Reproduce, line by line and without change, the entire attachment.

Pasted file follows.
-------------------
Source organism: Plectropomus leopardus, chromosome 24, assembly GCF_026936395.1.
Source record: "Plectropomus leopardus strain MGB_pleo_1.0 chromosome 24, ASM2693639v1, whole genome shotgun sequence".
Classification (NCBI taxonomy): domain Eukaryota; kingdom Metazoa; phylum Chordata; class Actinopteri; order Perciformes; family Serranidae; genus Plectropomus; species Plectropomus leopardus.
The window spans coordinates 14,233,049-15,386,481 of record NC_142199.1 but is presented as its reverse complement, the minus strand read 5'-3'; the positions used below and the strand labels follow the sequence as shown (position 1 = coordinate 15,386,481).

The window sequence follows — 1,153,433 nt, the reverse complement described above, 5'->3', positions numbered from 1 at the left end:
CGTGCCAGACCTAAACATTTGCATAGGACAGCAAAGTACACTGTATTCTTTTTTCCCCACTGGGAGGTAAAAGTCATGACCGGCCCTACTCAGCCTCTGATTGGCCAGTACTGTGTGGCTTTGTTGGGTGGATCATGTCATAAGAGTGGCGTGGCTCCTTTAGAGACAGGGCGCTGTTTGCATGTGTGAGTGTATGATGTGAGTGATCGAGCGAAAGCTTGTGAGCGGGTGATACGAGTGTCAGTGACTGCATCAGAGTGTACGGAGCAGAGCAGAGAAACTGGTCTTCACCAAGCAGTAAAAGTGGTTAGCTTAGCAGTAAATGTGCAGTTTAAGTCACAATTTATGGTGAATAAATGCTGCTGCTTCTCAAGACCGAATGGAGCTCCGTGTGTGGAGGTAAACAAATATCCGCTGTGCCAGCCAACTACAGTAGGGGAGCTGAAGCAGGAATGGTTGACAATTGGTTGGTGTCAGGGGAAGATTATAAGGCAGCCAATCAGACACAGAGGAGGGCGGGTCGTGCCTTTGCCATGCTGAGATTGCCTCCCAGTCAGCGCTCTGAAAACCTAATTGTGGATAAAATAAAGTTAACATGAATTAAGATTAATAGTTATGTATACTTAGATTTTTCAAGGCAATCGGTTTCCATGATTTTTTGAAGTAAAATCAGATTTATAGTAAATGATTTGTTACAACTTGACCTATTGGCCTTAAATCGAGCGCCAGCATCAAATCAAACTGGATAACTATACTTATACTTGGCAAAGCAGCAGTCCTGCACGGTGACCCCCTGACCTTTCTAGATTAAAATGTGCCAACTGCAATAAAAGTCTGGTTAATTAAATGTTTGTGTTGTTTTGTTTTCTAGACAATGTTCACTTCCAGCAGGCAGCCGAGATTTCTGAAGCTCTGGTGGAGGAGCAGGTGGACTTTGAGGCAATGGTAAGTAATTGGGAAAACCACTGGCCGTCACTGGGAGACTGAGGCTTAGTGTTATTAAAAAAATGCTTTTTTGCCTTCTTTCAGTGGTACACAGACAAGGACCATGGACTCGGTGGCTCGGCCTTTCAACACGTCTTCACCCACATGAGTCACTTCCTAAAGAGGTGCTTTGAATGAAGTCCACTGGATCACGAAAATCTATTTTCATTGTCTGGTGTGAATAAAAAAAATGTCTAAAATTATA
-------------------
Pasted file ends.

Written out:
Source organism: Plectropomus leopardus, chromosome 24, assembly GCF_026936395.1.
Source record: "Plectropomus leopardus strain MGB_pleo_1.0 chromosome 24, ASM2693639v1, whole genome shotgun sequence".
Classification (NCBI taxonomy): domain Eukaryota; kingdom Metazoa; phylum Chordata; class Actinopteri; order Perciformes; family Serranidae; genus Plectropomus; species Plectropomus leopardus.
The window spans coordinates 14,233,049-15,386,481 of record NC_142199.1 but is presented as its reverse complement, the minus strand read 5'-3'; the positions used below and the strand labels follow the sequence as shown (position 1 = coordinate 15,386,481).

The window sequence follows — 1,153,433 nt, the reverse complement described above, 5'->3', positions numbered from 1 at the left end:
CGTGCCAGACCTAAACATTTGCATAGGACAGCAAAGTACACTGTATTCTTTTTTCCCCACTGGGAGGTAAAAGTCATGACCGGCCCTACTCAGCCTCTGATTGGCCAGTACTGTGTGGCTTTGTTGGGTGGATCATGTCATAAGAGTGGCGTGGCTCCTTTAGAGACAGGGCGCTGTTTGCATGTGTGAGTGTATGATGTGAGTGATCGAGCGAAAGCTTGTGAGCGGGTGATACGAGTGTCAGTGACTGCATCAGAGTGTACGGAGCAGAGCAGAGAAACTGGTCTTCACCAAGCAGTAAAAGTGGTTAGCTTAGCAGTAAATGTGCAGTTTAAGTCACAATTTATGGTGAATAAATGCTGCTGCTTCTCAAGACCGAATGGAGCTCCGTGTGTGGAGGTAAACAAATATCCGCTGTGCCAGCCAACTACAGTAGGGGAGCTGAAGCAGGAATGGTTGACAATTGGTTGGTGTCAGGGGAAGATTATAAGGCAGCCAATCAGACACAGAGGAGGGCGGGTCGTGCCTTTGCCATGCTGAGATTGCCTCCCAGTCAGCGCTCTGAAAACCTAATTGTGGATAAAATAAAGTTAACATGAATTAAGATTAATAGTTATGTATACTTAGATTTTTCAAGGCAATCGGTTTCCATGATTTTTTGAAGTAAAATCAGATTTATAGTAAATGATTTGTTACAACTTGACCTATTGGCCTTAAATCGAGCGCCAGCATCAAATCAAACTGGATAACTATACTTATACTTGGCAAAGCAGCAGTCCTGCACGGTGACCCCCTGACCTTTCTAGATTAAAATGTGCCAACTGCAATAAAAGTCTGGTTAATTAAATGTTTGTGTTGTTTTGTTTTCTAGACAATGTTCACTTCCAGCAGGCAGCCGAGATTTCTGAAGCTCTGGTGGAGGAGCAGGTGGACTTTGAGGCAATGGTAAGTAATTGGGAAAACCACTGGCCGTCACTGGGAGACTGAGGCTTAGTGTTATTAAAAAAATGCTTTTTTGCCTTCTTTCAGTGGTACACAGACAAGGACCATGGACTCGGTGGCTCGGCCTTTCAACACGTCTTCACCCACATGAGTCACTTCCTAAAGAGGTGCTTTGAATGAAGTCCACTGGATCACGAAAATCTATTTTCATTGTCTGGTGTGAATAAAAAAAATGTCTAAAATTATA